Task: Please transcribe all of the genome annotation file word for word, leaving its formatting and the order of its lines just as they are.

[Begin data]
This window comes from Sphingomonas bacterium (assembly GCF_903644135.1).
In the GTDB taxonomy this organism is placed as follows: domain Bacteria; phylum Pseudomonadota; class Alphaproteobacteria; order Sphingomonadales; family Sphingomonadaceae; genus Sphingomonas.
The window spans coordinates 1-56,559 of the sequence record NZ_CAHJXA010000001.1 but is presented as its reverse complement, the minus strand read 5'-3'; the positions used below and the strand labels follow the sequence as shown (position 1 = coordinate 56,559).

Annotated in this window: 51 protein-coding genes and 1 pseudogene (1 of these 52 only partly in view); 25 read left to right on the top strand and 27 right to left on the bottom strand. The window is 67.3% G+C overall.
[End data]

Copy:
This window comes from Sphingomonas bacterium (assembly GCF_903644135.1).
In the GTDB taxonomy this organism is placed as follows: domain Bacteria; phylum Pseudomonadota; class Alphaproteobacteria; order Sphingomonadales; family Sphingomonadaceae; genus Sphingomonas.
The window spans coordinates 1-56,559 of the sequence record NZ_CAHJXA010000001.1 but is presented as its reverse complement, the minus strand read 5'-3'; the positions used below and the strand labels follow the sequence as shown (position 1 = coordinate 56,559).

Annotated in this window: 51 protein-coding genes and 1 pseudogene (1 of these 52 only partly in view); 25 read left to right on the top strand and 27 right to left on the bottom strand. The window is 67.3% G+C overall.